The endogenous opioid system is essential for the rewarding effects of many abused drugs including alcohol. Naltrexone, a nonselective antagonist of opioid receptors, is the most consistent medication for clinical treatment of alcohol dependence (Krystal et al., 2001, Assanangkornchai and Srisurapanont, 2007). Animal studies have shown that the CeA is the most effective brain site for opioid antagonists to inhibit alcohol self-administration (Koob et al., 1998). Opioids produce their actions primarily through three types of opioid receptors: mu, delta and kappa (Waldhoer et al., 2004). It has been well established that the mu-opioid receptor (MOR) is required for the rewarding effect and associated behavior induced by opioids and alcohol (Contet et al., 2004). However, the role of the delta-opioid receptor (DOR) in alcohol reward and dependence remains largely unknown at present and inconsistent results have been reported in previous studies (Kieffer and Gaveriaux-Ruff, 2002). While systemic blockade of DOR reduced alcohol consumption and reward (Matsuzawa et al., 1999, Ciccocioppo et al., 2002), DOR knockout increased alcohol self-administration (Roberts et al., 2001); other studies reported no effect of DOR antagonism on alcohol consumption or its discriminative effect (Stromberg et al., 1998, Mhatre et al., 2000, Ingman et al., 2003). Interestingly, recent studies including ours have identified a unique feature of DOR properties: in pain-related brainstem areas and spinal cord, DOR, predominately localized in intracellular compartments and normally not functional, is trafficked from cytoplasm to surface membrane and becomes functional after prolonged opioid exposure, resulting in enhanced opioid analgesia (Cahill et al., 2001, Guan et al., 2005, Hack et al., 2005, Ma et al., 2006). However, it is currently unknown how this adaptive DOR functions in the brain mechanisms for drug reward and dependence. Therefore, in the present study, we focused on CeA neurons to investigated DOR function in ethanol-conditioned rats with CPP behavior.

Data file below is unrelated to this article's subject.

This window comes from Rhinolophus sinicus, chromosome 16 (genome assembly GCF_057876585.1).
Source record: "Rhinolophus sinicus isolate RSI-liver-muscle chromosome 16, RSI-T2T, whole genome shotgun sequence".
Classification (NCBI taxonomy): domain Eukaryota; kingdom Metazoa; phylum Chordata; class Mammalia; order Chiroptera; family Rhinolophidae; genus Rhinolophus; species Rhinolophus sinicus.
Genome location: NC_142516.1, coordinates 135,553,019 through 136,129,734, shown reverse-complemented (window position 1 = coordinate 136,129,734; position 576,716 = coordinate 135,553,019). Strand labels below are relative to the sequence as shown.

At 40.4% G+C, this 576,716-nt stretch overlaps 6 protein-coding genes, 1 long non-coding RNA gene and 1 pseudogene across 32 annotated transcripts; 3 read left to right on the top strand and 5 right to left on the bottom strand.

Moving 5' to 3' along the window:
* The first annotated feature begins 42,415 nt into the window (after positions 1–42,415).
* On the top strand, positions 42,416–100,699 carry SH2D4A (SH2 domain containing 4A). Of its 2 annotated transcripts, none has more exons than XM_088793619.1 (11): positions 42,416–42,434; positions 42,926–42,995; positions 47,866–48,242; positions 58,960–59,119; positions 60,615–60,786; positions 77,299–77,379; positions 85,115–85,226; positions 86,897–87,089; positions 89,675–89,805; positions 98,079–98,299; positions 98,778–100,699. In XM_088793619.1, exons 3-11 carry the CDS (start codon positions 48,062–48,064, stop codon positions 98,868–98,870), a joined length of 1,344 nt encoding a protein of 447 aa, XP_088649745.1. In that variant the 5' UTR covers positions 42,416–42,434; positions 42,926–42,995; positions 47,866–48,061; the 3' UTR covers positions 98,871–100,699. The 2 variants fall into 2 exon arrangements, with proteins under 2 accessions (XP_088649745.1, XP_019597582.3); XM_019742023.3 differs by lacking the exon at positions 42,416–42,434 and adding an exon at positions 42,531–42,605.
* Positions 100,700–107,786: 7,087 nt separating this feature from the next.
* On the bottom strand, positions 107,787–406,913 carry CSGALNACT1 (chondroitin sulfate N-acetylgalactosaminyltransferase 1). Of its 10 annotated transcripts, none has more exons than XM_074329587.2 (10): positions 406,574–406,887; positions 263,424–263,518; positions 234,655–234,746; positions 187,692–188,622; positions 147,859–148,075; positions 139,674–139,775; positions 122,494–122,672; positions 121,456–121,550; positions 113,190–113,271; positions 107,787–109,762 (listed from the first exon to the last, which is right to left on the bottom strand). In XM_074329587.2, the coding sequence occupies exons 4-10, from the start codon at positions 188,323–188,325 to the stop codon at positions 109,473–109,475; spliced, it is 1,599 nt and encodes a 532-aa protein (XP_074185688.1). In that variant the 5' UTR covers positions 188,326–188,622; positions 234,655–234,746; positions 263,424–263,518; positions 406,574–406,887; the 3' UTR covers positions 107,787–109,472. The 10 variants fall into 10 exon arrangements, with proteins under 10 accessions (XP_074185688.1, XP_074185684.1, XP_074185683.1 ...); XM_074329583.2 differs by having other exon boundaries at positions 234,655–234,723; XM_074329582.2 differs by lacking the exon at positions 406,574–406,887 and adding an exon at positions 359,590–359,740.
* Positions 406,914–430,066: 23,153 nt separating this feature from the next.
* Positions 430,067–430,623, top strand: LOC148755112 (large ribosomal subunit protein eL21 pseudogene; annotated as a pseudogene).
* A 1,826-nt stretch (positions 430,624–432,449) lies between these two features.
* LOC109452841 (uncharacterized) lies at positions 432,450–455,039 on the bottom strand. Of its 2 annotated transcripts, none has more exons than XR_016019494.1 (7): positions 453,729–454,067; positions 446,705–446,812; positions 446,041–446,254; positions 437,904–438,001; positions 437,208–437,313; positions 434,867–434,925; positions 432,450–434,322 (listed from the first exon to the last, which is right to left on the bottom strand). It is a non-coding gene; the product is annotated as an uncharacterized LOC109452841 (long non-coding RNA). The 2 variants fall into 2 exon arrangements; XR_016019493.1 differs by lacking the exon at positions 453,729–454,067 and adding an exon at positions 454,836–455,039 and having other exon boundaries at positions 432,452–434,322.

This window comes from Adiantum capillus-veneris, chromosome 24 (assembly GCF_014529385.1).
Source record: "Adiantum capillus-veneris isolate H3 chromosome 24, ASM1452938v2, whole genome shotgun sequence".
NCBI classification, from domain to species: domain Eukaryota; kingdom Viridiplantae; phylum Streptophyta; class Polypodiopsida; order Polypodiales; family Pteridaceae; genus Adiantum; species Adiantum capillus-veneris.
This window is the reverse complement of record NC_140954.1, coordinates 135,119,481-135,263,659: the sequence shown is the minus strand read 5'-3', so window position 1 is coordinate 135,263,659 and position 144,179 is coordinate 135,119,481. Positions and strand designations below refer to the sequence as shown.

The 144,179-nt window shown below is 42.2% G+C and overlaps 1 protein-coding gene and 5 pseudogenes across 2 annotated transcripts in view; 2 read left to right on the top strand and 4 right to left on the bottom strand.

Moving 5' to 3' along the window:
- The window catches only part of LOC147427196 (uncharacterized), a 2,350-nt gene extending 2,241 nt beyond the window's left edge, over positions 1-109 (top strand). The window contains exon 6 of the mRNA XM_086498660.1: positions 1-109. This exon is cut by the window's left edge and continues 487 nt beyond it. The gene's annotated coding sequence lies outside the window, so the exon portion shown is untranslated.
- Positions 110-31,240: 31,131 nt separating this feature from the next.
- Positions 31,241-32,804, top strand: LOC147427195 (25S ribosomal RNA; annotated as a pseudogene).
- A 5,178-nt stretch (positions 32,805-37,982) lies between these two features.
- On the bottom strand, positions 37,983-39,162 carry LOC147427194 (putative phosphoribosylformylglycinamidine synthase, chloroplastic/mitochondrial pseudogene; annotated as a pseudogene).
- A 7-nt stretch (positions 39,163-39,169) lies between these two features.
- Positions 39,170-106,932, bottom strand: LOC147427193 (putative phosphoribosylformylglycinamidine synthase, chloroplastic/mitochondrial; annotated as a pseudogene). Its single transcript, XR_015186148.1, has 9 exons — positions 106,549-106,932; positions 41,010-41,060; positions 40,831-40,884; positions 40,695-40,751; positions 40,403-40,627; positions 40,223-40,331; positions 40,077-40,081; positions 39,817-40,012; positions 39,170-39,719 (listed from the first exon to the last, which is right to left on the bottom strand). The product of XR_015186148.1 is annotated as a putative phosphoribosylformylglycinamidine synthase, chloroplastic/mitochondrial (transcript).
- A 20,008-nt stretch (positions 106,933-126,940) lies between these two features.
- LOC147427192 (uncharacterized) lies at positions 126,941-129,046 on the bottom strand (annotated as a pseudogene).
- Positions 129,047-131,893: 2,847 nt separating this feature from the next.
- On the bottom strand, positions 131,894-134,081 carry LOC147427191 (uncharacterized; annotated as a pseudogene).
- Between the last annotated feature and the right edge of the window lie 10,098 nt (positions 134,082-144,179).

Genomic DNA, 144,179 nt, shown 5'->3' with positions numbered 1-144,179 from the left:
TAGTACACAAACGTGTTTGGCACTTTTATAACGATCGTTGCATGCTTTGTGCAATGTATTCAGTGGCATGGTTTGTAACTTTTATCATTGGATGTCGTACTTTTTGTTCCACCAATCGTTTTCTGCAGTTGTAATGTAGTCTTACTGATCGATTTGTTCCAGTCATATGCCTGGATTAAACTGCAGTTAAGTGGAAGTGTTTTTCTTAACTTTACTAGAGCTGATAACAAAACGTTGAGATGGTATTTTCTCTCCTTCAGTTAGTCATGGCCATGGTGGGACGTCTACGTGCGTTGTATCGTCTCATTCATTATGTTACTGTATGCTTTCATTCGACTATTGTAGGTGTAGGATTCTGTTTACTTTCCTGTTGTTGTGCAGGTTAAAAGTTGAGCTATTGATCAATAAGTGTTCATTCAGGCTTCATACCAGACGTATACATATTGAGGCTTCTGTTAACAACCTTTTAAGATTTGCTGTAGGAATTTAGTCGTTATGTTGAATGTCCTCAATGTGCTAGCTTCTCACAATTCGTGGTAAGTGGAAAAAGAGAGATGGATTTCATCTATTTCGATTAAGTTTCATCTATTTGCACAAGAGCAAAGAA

All procedures involving the use of animals conformed to the guidelines and approved by the University of Texas–MD Anderson Cancer Center Animal Care and Use Committee. The general experimental methods used have been reported previously (Zhu et al., 2007).
Male Wistar rats (150–250 g) were used to make CeA slice preparations for whole-cell recording in vitro. After ethanol conditioning, a rat was anesthetized with inhalation of halothane and then euthanized by decapitation. The brain was removed and cut in a vibratome in cold (4 °C) physiological saline to obtain coronal slices (200-300 μm thick) containing the CeA. A single slice was submerged in a shallow recording chamber and perfused with preheated (35 °C) physiological saline (in mM: NaCl, 126; KCl, 2.5; NaH2PO4, 1.2; MgCl2, 1.2; CaCl2, 2.4; glucose, 11; NaHCO3, 25, saturated with 95% O2 and 5% CO2, pH 7.2–7.4). Slices were maintained at around 35 °C throughout a recording experiment.